TOMORROW IN FITZROY - 18.7.21
PAUL COOKSON - FREEDOM DAY SONNET

DELIA OWENS - WHERE THE CRAWDADS SING

Crawdads Sing

Where The Crawdads Sing is something else. After a slow thirty pages or so Delia Owens, in her debut novel at 70 years of age, charms us and grabs our attention. With the most beautiful of fictional characters and gorgeousness of geographical locations we find ourselves captives to a page turner.

That central character Kya is a mesmerising. Reese Witherspoon is making this into a film and Kya will be a brilliant part for someone to play. Owens draws us in as this child watches her mum leave, no longer able to live with her drunken dad. The brothers and sisters leave. Dad eventually too. A child left in a swamp like a female Tarzan, making friends with gulls, marsh, sand and sea. How can we not love Marsh Girl? She even eventually becomes a published expert in her field - or should we say swamp!

Marsh Girl is what the local townsfolk call her. White trash is how the good living exclude her. There is a theme of prejudice. The difference between the posture of the white and black churches is glaring. Near the end, there’s an insightful sentence that can be applied to all of our particular prejudices - “Did we exclude Miss Clark because she was different, or was she different because we excluded her”. Challenging.

Alongside the almost pastoral coming of age story of Kya, we have running alongside it the murder mystery of a local Quarter back handsome hero, Chase. 

As we read we discover that Owens, who is a zoologist and has written non fiction about life in the Kalahari, is more at home in the telmatology of the swamplands of North Carolina and what it is to live an isolated life than she is at writing murder mysteries and, as the stories come together, court room dramas.

Owens’ grip is the zip and wonder of a young girl discovering herself on a boat through swampy inlets. Rejected by her entire family she flirts with two loves and again feels that they leave her. Love it seems is ever insecure. She can trust the birds.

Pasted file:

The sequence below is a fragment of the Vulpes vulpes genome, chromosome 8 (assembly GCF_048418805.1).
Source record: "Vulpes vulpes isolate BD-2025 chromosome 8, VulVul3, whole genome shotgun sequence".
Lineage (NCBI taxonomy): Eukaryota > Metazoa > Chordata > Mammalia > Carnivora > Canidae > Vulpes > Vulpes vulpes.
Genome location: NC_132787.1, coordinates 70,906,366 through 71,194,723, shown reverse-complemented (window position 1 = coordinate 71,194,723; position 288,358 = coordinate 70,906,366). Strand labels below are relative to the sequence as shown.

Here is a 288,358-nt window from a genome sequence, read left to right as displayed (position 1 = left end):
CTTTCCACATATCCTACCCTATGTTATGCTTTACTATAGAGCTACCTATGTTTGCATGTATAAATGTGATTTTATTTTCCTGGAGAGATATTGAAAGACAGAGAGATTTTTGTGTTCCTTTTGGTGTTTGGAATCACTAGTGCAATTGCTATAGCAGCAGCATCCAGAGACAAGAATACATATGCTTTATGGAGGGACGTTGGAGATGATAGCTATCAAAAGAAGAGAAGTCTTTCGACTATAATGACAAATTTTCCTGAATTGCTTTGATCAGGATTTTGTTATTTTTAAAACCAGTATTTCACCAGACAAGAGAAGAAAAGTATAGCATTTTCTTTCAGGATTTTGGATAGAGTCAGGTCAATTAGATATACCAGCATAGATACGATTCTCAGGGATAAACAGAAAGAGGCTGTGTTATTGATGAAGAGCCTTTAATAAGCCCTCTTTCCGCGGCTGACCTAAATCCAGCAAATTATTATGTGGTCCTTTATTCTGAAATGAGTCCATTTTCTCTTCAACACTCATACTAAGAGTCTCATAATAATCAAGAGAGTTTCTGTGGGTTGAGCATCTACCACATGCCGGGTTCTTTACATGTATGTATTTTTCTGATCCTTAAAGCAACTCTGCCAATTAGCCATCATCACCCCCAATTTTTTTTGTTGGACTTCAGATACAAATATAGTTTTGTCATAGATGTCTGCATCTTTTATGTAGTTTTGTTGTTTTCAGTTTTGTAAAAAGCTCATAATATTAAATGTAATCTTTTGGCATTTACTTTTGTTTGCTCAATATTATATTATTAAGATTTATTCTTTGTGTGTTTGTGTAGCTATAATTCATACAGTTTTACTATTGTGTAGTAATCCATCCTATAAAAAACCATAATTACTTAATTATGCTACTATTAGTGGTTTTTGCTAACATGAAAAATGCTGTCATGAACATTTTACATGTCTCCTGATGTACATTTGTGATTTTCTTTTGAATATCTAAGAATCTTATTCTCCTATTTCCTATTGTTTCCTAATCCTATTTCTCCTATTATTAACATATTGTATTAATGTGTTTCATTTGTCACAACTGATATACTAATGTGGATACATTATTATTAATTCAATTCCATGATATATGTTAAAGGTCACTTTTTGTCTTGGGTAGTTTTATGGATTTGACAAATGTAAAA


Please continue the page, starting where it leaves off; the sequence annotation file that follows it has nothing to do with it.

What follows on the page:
Owens’ brilliance is her lyrical almost poetic prose that throws out quotable sentences like a Bob Dylan:

 

“I wasn’t aware that words could hold so much. I didn’t know a sentence could be so full.”

“She laughed for his sake, something she’d never done. Giving away another piece of herself just to have somebody else.”

“Here the bed loomed as the masterpiece, but the room didn’t look like love.”

“I guess somethings can’t be explained, only forgotten or not.”

“She feels the pulse of life, he thought, because there are no layers between her and the planet.”

“She closed her eyes at such easy acceptance. A deep pause in a lifetime of longing.”

 

As I have said there are quite a few things that just don’t ring true in the plot, particularly in the last third of the novel but you can still see why Reese Witherspoon is making it into a movie. It is a novel with everything and perhaps a script writer can repair the frays. 

Personally, I cannot wait for the film. I am so in love with Kya that I cannot wait to spend time with her again.. Whatever, Where The Crawdads Sing is a beauty of a summer read. 

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